YouTube TV’s pricing will make it hard/impossible for YouTube to turn a profit, given the carriage fees it has to shell out for the four big networks, but YouTube doesn’t seem concerned about that: Right now it wants to work on turning some of its billion-plus users into paying subscribers.

Seems crazy that Google, a company famous for providing its services free of charge, would have a paid bundle of video content before Apple does.

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rtreborb
20 days ago
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Steps in the right direction
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Disney develops Wireless Power Transfer and demonstrates safe transfer of 1900 watts with 40-95% efficiency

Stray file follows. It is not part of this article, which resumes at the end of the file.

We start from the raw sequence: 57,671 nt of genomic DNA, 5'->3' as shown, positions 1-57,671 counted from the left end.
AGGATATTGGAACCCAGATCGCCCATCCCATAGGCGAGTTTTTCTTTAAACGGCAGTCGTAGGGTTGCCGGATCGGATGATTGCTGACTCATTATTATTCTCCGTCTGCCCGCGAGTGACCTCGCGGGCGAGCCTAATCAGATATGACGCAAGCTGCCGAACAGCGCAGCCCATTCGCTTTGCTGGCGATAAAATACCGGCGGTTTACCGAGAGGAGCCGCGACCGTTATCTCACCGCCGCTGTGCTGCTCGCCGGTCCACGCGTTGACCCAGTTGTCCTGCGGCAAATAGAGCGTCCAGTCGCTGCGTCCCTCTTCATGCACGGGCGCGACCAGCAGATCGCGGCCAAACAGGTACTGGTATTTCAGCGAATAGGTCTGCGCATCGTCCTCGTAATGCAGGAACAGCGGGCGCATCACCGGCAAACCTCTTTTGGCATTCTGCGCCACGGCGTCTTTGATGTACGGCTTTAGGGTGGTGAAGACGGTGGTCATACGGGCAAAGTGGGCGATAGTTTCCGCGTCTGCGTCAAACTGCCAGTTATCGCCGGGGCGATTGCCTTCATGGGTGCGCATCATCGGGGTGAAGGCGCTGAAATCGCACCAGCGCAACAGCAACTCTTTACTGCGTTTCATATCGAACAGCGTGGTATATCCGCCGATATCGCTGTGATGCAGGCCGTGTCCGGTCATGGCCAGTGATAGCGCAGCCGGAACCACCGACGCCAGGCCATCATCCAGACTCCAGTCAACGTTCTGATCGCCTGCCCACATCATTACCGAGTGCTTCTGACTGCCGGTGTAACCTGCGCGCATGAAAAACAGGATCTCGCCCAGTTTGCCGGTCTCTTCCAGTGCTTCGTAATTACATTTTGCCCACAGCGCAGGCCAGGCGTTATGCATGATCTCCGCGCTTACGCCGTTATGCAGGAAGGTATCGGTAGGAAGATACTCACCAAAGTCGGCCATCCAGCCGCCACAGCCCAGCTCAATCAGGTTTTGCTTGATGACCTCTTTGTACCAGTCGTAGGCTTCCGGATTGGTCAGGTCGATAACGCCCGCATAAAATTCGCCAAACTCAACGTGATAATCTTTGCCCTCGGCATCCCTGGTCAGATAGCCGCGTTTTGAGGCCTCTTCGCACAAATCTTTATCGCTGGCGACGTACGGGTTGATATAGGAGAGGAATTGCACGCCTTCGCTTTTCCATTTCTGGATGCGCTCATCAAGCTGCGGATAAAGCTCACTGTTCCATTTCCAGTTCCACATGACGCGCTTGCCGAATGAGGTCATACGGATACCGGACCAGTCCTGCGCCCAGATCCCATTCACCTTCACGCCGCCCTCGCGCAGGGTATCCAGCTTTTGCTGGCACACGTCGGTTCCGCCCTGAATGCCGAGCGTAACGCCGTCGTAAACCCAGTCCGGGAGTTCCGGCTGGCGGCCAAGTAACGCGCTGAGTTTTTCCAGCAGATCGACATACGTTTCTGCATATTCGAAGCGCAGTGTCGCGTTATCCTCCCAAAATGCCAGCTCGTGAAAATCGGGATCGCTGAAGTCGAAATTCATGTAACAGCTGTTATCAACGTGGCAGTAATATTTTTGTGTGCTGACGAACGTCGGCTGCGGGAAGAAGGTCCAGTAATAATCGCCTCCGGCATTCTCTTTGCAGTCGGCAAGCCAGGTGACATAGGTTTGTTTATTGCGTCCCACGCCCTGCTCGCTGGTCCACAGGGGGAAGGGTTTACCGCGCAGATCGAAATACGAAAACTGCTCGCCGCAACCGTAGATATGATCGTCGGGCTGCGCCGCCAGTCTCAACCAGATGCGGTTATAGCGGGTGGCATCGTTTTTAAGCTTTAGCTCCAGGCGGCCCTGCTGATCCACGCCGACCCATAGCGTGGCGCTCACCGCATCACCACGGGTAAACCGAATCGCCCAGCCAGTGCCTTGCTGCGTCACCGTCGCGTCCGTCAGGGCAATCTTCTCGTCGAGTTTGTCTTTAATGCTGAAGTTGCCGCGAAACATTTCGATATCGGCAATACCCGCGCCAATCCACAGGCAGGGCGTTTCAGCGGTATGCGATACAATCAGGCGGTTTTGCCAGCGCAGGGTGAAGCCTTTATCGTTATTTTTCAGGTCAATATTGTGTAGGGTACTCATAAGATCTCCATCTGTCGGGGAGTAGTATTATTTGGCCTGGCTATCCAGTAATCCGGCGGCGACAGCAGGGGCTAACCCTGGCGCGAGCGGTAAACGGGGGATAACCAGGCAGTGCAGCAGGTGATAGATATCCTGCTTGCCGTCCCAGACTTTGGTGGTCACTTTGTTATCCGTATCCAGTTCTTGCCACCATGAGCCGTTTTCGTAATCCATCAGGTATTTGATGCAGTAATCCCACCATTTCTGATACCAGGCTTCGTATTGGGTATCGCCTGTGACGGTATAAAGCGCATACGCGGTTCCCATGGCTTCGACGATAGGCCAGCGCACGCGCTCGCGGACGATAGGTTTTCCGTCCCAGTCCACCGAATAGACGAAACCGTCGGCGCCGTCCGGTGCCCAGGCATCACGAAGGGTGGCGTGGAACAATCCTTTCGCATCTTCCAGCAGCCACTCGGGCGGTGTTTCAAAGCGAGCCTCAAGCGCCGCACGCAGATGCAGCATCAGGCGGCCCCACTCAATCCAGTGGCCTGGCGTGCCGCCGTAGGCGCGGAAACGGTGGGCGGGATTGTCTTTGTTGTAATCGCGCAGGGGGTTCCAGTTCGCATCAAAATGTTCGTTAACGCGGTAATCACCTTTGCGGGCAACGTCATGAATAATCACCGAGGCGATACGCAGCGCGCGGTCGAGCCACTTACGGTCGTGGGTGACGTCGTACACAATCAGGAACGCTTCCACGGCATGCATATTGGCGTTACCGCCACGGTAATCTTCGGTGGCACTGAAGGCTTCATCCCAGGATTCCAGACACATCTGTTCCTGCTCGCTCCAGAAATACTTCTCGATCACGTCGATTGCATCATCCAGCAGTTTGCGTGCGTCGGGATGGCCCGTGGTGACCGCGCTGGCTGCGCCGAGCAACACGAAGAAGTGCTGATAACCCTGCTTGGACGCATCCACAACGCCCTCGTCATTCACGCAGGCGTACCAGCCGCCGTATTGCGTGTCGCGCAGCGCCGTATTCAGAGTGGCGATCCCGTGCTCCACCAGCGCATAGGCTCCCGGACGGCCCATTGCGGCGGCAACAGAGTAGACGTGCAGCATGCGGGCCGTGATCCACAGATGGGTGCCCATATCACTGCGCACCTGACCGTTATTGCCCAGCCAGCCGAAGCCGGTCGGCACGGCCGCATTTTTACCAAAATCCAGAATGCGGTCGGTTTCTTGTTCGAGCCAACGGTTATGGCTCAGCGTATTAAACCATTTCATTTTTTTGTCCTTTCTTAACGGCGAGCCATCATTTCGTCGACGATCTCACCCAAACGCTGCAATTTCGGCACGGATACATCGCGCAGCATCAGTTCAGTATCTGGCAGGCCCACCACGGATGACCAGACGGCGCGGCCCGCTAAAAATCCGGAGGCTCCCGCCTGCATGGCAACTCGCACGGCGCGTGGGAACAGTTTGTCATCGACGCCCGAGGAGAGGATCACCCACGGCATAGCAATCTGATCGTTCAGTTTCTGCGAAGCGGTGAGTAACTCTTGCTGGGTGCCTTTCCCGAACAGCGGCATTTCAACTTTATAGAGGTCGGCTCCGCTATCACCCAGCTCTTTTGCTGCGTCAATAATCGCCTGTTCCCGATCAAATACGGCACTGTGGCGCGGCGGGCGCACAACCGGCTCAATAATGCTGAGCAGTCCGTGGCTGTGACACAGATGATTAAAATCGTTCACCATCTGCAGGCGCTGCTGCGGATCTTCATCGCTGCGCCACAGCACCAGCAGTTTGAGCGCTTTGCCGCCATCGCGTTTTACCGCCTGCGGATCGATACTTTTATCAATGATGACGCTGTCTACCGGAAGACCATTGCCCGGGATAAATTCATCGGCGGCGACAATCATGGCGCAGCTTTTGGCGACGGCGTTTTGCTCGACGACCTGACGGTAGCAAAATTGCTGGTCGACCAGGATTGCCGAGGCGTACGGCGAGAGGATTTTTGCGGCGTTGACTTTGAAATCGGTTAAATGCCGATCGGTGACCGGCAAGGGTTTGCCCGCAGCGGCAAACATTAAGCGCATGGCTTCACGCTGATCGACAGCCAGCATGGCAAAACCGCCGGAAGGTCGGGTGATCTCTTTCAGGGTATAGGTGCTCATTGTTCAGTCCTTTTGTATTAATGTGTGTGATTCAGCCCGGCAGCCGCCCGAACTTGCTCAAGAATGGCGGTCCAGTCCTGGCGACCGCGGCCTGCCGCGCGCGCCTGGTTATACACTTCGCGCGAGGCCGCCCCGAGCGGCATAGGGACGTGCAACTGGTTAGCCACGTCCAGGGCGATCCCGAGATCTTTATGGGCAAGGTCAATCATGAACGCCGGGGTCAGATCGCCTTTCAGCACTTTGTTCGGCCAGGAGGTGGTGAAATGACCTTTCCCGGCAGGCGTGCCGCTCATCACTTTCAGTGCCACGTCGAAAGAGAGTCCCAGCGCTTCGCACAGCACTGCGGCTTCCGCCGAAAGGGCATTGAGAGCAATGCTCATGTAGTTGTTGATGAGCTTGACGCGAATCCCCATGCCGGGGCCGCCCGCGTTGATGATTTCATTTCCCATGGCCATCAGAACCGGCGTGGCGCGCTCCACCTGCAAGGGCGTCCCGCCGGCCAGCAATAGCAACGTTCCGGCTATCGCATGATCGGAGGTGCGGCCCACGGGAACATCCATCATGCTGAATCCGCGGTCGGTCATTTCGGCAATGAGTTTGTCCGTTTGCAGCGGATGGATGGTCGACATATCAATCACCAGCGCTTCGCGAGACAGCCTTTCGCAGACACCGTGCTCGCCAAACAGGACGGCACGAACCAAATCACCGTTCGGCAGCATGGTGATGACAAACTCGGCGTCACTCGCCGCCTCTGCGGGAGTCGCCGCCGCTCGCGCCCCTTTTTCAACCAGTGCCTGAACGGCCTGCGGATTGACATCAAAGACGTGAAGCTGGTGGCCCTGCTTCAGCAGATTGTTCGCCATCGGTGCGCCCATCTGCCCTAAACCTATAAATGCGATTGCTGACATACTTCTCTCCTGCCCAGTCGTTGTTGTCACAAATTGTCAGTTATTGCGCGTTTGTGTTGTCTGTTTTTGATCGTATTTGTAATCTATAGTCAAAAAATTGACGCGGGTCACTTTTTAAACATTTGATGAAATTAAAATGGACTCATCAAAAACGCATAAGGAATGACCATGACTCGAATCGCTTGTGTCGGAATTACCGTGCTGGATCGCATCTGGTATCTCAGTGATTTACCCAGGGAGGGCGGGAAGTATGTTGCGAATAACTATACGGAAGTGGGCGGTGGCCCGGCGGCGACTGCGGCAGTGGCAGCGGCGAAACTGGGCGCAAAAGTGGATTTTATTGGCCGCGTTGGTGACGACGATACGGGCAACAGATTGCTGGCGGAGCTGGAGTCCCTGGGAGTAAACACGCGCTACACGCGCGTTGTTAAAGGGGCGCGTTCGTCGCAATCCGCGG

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Wireless power delivery has the potential to seamlessly power our electrical devices as easily as data is transmitted through the air. However, existing solutions are limited to near contact distances and do not provide the geometric freedom to enable automatic and un-aided charging. We introduce quasistatic cavity resonance (QSCR), which can enable purpose-built structures, such as cabinets, rooms, and warehouses, to generate quasistatic magnetic fields that safely deliver kilowatts of power to mobile receivers contained nearly anywhere within. A theoretical model of a quasistatic cavity resonator is derived, and field distributions along with power transfer efficiency are validated against measured results. An experimental demonstration shows that a 54 m3 QSCR room can deliver power to small coil receivers in nearly any position with 40% to 95% efficiency. Finally, a detailed safety analysis shows that up to 1900 watts can be transmitted to a coil receiver enabling safe and ubiquitous wireless power.